It was in all of the news, everywhere. At the time, it was not called the Korean War- it wasn’t a war. It was a police action; the United Nations was running it. The United States was running it, but supposedly it was a United Nations thing. We were policing North Korea to keep them from overrunning South Korea, and it worked- we had completely gone to the Chinese border in North Korea, and then MacArthur wanted to invade China. Dumb, dumb, dumb. Not a good idea. That’s when Truman fired him, and then the Chinese retaliated and sent troops and just knocked the hell out of the United Nations, and ran us back to down out of North Korea. It ended right where it started, and they are still technically at war with North Korea; there was never any treaty, never any peace treaty or anything like that ever signed. All there was was a ceasefire. 

On how he joined the Navy:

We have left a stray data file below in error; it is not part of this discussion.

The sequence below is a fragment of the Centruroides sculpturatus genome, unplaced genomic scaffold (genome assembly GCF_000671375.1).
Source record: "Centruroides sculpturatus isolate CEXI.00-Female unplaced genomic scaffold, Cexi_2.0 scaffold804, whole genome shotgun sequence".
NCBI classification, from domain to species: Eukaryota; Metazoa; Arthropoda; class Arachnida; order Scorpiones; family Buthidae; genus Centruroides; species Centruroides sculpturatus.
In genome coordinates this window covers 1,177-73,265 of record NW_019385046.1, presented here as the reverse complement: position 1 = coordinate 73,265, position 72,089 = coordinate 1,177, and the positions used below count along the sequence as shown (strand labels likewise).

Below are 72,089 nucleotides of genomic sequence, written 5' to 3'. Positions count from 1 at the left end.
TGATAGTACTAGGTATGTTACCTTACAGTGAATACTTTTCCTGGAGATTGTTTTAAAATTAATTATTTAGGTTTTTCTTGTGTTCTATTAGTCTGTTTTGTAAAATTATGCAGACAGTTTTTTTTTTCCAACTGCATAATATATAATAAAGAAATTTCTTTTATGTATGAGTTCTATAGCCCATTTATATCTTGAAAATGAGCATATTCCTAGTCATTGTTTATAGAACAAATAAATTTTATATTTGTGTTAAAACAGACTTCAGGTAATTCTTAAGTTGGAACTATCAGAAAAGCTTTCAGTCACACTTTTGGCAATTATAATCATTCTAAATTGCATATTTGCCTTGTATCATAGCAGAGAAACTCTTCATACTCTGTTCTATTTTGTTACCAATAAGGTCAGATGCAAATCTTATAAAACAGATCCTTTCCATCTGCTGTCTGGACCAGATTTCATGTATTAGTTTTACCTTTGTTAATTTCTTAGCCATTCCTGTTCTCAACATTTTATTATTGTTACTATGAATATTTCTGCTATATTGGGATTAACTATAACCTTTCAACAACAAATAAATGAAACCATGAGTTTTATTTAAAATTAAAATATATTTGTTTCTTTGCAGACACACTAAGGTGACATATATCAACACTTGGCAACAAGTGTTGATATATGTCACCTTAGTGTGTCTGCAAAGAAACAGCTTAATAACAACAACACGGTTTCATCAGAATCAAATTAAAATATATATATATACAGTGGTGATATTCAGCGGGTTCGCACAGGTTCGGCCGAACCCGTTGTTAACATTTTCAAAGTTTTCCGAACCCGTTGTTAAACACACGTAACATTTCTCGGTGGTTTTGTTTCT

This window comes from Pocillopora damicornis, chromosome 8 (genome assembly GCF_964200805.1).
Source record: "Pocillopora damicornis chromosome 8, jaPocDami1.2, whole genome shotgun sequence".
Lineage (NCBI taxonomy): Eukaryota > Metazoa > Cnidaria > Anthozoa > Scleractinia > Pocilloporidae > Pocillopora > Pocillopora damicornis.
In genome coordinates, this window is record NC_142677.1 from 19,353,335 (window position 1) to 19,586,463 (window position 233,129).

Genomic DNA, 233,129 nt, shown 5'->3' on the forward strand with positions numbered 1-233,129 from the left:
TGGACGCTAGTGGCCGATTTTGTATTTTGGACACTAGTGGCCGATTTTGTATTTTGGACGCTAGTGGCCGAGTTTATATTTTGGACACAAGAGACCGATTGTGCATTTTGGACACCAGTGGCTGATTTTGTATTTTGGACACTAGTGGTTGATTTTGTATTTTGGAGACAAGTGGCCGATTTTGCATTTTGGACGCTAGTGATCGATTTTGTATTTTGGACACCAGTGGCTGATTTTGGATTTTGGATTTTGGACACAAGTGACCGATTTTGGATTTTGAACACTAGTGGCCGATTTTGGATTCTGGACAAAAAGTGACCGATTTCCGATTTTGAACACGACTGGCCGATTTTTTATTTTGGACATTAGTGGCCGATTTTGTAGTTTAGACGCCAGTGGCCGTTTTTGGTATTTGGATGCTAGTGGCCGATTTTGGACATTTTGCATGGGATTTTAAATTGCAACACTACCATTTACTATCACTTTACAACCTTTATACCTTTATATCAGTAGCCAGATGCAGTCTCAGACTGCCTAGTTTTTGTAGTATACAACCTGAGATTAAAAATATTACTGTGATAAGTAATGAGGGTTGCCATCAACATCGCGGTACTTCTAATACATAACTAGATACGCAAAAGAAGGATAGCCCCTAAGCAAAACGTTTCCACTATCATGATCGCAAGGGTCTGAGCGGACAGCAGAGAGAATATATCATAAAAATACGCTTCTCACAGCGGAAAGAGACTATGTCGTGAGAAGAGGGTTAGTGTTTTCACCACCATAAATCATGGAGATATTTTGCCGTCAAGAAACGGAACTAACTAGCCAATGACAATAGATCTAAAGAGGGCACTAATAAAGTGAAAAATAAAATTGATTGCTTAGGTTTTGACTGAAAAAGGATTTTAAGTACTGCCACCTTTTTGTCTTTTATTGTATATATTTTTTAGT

The year was 1951. I was a senior at Washington High School here in Portland. The draft was still on for the military; you had to sign up at 18 and a half. If you did, and got drafted, it was eight years mandatory in the military. If you joined the Naval Reserve before you were draft age, you still your eight years that you had to put in with the military, but you only had two years of active duty. So, I joined the Naval Reserve while I was in high school. In ’51, the Korean War was still going on. When I graduated in ’52, I then asked the Navy to put me on my active duty- “Let’s get these two years over with.” It took only until February of ’53 to get me a spot, and they sent me to San Diego, to boot camp. Then, from there, they then decided after some testing that I should go to a school, which I resisted because I did not do well in school, hated high school- they kept telling me that it was the best years of my life, and I told myself, “I sure as hell hope they are wrong!” Thank God they were. I finally said, “You’re putting in two years. If they want to send you to a stupid school, go to a stupid school.” It really was a stupid school. They said, “What do you want to be?” They gave me a list of things, and machinist’s mate sounded like a good thing; I could be a machinist. Well, in the Navy, a machinist’s mate is not a machinist; a machinist’s mate takes care of high-pressure steam turbines.